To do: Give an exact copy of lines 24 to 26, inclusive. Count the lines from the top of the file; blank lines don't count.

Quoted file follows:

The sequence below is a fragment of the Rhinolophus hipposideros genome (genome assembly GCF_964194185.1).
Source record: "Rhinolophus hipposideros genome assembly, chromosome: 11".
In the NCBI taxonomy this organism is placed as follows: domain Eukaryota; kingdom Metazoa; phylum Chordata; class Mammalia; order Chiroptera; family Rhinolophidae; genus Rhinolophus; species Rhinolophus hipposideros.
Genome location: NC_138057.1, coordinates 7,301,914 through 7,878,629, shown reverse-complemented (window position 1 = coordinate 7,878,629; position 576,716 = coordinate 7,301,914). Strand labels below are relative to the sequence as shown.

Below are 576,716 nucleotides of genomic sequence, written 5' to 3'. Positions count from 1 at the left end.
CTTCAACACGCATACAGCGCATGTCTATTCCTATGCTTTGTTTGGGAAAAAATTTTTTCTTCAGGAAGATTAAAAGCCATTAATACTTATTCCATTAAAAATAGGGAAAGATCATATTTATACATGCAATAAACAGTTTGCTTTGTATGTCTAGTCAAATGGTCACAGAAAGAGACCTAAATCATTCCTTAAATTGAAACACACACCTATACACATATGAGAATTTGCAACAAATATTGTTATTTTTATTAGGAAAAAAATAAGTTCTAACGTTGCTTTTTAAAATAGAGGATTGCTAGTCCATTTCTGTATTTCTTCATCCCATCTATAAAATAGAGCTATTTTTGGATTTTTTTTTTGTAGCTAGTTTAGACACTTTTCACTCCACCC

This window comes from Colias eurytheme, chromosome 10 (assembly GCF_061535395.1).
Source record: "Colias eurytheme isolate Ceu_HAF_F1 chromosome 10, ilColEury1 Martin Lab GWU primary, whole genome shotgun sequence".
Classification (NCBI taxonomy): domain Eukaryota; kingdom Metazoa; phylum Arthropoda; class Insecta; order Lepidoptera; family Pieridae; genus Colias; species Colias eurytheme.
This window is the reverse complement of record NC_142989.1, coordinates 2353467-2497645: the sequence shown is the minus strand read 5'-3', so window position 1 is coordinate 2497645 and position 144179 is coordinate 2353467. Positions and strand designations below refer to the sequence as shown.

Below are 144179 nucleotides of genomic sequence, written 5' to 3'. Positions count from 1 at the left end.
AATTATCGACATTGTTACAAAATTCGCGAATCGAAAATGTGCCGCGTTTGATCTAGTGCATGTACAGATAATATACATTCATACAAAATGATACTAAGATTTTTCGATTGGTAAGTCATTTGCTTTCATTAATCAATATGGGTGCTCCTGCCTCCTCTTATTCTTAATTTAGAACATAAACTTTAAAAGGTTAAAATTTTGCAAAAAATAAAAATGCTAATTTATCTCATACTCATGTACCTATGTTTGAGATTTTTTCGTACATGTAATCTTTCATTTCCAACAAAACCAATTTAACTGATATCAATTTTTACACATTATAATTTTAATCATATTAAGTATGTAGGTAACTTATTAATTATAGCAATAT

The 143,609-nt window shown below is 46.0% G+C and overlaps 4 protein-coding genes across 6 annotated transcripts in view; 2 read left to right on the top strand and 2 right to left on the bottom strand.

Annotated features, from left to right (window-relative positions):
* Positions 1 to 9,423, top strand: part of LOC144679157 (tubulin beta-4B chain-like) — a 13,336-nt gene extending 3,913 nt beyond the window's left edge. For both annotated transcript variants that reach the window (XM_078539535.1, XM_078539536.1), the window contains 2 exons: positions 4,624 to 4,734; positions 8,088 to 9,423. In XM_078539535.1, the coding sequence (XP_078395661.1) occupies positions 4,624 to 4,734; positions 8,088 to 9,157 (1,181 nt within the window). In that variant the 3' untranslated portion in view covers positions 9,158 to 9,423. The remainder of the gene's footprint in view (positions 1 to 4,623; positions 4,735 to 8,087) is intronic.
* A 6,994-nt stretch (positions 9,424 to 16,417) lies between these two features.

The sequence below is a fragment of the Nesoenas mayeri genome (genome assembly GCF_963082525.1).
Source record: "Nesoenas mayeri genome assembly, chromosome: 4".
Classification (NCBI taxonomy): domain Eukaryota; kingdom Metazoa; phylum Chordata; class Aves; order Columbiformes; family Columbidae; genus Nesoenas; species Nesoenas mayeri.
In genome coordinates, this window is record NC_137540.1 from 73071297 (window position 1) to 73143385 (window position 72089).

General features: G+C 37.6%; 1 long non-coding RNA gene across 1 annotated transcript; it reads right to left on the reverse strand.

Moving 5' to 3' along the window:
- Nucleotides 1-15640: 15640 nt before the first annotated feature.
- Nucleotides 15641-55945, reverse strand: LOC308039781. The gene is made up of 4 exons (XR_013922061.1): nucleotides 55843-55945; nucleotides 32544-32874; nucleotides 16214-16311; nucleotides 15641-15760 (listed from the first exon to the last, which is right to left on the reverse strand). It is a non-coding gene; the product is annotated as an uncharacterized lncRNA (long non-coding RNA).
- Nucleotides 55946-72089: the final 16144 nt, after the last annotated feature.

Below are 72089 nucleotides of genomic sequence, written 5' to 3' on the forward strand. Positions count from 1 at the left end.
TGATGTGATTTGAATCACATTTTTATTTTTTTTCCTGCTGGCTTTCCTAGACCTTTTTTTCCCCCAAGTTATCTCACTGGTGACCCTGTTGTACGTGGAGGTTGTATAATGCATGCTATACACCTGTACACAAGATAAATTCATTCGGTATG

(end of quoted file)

- Nucleotides 15641-55945, reverse strand: LOC308039781. The gene is made up of 4 exons (XR_013922061.1): nucleotides 55843-55945; nucleotides 32544-32874; nucleotides 16214-16311; nucleotides 15641-15760 (listed from the first exon to the last, which is right to left on the reverse strand). It is a non-coding gene; the product is annotated as an uncharacterized lncRNA (long non-coding RNA).
- Nucleotides 55946-72089: the final 16144 nt, after the last annotated feature.

Below are 72089 nucleotides of genomic sequence, written 5' to 3' on the forward strand. Positions count from 1 at the left end.